Giancarlo Zannier in 1995 directed Benandants, one of the few feature films of our cinema. In this film which deals with good-natured sorcerers that fought evil forces in a dream, Giancarlo Zannier uses different styles and reading levels: the realistic one to stage the witch trials according to historical documents and the fantasy one to represent the spiritual “trips” made by the Benandanti to fight the evil sorcerers. Giancarlo Zannier had started in 1988 by directing Il copari de muart, a tale interpreted by Renata Chiappino, the protagonist of Maria Zef. He will also direct other films such as Il timp dal venc (reported at the 1991 Mostre) and Meni Fari, 40e… Buine!!!, a modern reinterpretation of Meni Fari, shot in 2001.

  • The “Concors par Tescj Cinematografics in Lenghe Furlane” was founded in 1996, originally as a competition for screenplays only. However, it was enlarged in 2002 and now includes four sections altogether: one for screenplays, one for film topics, one for essays and a fourth for articles of film criticism. Organized by CEC – Centro Espressioni Cinematografiche, the “Concors” is held every two years, between the “Mostre dal Cine Furlan” events (now called just “Mostre dal Cine”), and each section has its own monetary prize for the winner and special mentions for other outstanding contributions. Prizewinning entries are then published in the Friulian cinema magazine “Segnâi di lûs”.

    A number of prominent personalities have acted as members of the jury in the event to date, including Elio Bartolini, Luca Vendruscolo, Giorgio Placereani, Giancarlo Deganutti, Xavier Lamuela, Dante Spinotti, Renato Calligaro, Roberto Iacovissi, Alessandra Kersevan, Marcello De Stefano, Giovanni Frau, Mariella Micelli, Daniele Fior, Maurizio Mattiuzza, Max Mauro, Giorgio Cantoni, Stefano Moratto, Gianni Pascoli, Paolo Cantarutti, Massimo Garlatti-Costa, Mario Turello and Donato Toffoli. Overall, 48 screenplays, 14 film topics, 1 piece of film criticism and 7 essays have been presented at the various editions of the “Concors”. At each event the CEC publishes and presents a book in Friulian (or in multiple languages) on a cinematographic topic directly or indirectly associated with Friuli. The two books published so far are: Cine e identitâts culturâls, la opare cinematografiche di Marcello De Stefano, by Lara Meroi (Centro Espressioni Cinematografiche, Udine, 2007); Il cine furlan in lenghe furlane, by Sara De Simon (in three languages: Friulian, Italian, English) (Centro Espressioni Cinematografiche, Udine, 2010).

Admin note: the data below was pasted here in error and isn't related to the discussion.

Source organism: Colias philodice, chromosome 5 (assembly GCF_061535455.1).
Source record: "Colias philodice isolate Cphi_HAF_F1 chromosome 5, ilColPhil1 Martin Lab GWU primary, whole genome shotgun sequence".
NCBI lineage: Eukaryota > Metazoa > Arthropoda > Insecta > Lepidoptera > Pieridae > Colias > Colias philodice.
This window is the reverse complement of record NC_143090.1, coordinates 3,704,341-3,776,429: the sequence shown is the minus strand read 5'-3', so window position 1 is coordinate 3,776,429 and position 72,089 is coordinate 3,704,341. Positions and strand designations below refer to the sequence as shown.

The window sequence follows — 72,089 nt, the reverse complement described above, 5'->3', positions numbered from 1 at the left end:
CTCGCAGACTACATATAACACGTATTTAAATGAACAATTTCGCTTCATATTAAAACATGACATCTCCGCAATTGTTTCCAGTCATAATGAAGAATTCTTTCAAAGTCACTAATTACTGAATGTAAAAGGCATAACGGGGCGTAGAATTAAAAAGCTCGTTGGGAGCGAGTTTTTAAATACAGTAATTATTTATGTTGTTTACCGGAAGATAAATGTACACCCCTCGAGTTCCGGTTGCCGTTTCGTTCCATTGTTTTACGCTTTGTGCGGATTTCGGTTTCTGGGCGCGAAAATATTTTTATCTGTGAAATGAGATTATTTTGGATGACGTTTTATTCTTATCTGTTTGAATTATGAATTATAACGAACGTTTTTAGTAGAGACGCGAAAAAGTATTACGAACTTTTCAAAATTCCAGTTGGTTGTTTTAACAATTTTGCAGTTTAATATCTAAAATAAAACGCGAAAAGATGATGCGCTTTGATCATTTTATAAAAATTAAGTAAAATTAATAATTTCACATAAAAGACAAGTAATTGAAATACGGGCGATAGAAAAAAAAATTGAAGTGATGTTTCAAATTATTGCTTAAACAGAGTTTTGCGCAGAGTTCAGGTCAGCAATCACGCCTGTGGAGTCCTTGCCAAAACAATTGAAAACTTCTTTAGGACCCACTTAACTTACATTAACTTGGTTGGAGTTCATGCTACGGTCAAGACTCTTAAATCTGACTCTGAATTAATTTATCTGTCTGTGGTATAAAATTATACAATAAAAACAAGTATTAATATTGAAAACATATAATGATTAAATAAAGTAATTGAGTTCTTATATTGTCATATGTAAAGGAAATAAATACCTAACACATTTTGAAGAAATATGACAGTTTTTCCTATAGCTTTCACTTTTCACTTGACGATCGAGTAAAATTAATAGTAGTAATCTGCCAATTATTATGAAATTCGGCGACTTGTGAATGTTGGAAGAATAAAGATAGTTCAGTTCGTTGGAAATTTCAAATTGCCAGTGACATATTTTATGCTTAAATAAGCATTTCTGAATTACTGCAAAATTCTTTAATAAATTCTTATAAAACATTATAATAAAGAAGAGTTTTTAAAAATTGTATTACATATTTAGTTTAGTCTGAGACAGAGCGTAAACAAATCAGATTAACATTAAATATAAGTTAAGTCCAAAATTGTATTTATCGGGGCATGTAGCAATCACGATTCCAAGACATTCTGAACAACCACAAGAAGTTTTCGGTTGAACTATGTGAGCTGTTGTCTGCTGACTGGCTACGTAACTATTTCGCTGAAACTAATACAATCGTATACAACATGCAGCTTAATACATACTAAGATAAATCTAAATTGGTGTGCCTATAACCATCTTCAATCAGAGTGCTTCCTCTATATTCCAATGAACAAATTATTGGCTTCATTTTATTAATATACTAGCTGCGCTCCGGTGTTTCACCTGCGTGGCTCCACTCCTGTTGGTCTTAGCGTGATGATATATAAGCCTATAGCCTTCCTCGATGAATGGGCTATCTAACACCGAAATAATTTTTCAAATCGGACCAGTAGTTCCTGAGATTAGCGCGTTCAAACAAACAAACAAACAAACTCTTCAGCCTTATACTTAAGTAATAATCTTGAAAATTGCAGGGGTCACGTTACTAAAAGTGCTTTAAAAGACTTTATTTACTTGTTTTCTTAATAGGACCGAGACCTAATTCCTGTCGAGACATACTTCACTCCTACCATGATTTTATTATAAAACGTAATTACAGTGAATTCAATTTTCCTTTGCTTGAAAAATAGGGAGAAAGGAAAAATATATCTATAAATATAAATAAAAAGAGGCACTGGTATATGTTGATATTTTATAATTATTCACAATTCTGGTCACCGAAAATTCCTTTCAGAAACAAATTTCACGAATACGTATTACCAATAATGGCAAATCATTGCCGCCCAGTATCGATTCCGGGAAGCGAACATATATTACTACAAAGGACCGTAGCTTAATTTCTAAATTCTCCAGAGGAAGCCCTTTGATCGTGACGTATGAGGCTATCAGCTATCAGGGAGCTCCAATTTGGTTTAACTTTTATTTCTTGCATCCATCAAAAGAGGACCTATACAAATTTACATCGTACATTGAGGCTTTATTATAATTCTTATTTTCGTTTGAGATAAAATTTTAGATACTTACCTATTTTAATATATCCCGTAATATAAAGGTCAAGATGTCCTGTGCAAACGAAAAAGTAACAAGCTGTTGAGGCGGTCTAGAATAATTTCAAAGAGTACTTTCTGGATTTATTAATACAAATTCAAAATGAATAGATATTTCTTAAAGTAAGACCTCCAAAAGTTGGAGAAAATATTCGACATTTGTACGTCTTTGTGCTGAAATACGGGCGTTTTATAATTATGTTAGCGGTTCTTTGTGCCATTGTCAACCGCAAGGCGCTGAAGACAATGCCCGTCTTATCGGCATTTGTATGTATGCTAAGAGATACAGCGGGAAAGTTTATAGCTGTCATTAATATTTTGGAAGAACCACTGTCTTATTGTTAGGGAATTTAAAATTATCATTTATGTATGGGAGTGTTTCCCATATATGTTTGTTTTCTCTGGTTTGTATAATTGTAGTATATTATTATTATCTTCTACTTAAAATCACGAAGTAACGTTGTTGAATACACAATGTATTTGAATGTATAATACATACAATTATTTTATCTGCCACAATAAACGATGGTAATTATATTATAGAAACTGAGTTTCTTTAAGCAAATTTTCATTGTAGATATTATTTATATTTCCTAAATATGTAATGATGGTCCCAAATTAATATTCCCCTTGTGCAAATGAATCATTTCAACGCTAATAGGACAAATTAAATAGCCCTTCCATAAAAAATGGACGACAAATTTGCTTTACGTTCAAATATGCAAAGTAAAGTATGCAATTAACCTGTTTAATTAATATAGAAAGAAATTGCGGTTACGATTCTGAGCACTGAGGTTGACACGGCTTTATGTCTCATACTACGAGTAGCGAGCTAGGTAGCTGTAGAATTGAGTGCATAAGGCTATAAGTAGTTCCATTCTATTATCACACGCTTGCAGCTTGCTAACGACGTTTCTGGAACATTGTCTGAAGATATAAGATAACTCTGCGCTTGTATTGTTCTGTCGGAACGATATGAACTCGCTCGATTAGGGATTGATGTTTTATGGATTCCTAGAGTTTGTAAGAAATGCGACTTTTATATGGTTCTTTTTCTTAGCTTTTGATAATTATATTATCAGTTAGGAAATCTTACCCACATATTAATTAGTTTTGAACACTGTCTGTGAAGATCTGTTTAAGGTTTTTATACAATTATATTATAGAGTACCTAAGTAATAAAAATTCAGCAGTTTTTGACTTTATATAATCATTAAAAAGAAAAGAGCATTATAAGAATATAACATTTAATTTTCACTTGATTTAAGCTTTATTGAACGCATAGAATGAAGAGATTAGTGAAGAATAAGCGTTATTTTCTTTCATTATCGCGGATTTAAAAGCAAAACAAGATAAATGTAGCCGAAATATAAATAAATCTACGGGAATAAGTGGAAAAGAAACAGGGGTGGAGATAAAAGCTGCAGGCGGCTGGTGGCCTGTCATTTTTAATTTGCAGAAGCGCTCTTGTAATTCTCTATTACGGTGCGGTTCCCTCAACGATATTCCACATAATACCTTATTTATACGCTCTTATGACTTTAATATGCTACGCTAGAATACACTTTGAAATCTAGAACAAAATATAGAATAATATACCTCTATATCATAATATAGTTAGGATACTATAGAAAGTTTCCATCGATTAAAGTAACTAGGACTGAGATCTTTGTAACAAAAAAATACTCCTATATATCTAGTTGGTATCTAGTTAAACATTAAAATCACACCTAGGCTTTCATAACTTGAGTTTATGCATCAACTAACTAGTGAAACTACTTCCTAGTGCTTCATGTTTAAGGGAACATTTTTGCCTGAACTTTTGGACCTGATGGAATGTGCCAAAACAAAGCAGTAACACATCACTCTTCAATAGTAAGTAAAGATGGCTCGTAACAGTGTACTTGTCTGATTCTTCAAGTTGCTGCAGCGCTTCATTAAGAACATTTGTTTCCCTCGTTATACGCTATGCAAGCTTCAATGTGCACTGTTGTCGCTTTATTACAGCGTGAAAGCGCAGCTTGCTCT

Ricuart di Otubar, by Lauro Pittini, 1996
    1996 prizewinner

    L’aiarin di Avrîl, by Giorgio Cantoni, 1996
    Special mention in 1996

    Parcè mi âstu fermât mame…, by Massimo Garlatti-Costa and Fabio Venuti
    Special mention in 1996

    Gnot a Patoc, by Lauro Pittini, 1998
    1998 prizewinner

    Il svindic da timp, by Franca Mainardis and Nazareno Petris, 1998
    Special mention in 1998

    Se finirà la gnot, by Gianni Gregoricchio, 1998
    Special mention in 1998

    Viatores, by Francesco Tami (Checo Tam), 2000
    2000 prizewinner

    La cjase des ortensiis, by Gianni Gregoricchio, 2000
    Special mention in 2000

    Il cuintribandîr, by Luigi Ercole and Caterina Baldissera, 2002
    2002 prizewinner

    Tierce fûr – un cine par strade, by Fabrizio Zamero
    2004 prizewinner

    La ultime pavee, by Luigi Ercole and Caterina Baldissera, 2006
    2006 prizewinner

    Dut intune gnot, by Stefano Gasti (written by Stefano Gasti and Raffaele Serafini)
    2008 prizewinner

    Visins di cjase, by Renzo Brollo
    Special mention in 2008

    Il cjapitani e il tamon, by Andrea (Andro) Peressutti and Riccardo Sabbadini, 2010
    2010 prizewinner



    Cuatri cjantons par une “francje”, by Giovanna Zorzenon, 2002
    2002 prizewinner

    No sta a pierdi il cjâf, by Alberto Di Giusto, 2004
    2004 prizewinner

    Arbui vistûts, by Raffaele Serafini, 2010
    Special mention in 2010



    Il critic cinematografic furlan Mario Quargnolo, by Roberto Iacovissi, 2006
    2006 prizewinner

    Maria Zef. Un film sul e pal Friûl che nol plasê ai furlans, by Paola Iasci
    2008 prizewinner ex aequo

    Il cine di P.P. Pasolini: la lenghe scrite de realtât, by Roberto Iacovissi
    2008 prizewinner ex aequo

    Une ridade par simpri, by Francesco Della Mea, 2010
    2010 prizewinner

Consulte i materiâi

Ogjet Cjale
Dramaturgy in friulian language: interview with Alessandro Di Pauli
Cinema in the friulian language: interview with Dorino Minigutti

Stanus Daûr

Components ARLeF


Agjenzie Regjonâl pe Lenghe Furlane

vie della Prefettura, 13

33100 Udin

tel. +39 0432 555812

codiç fiscâl: 94094780304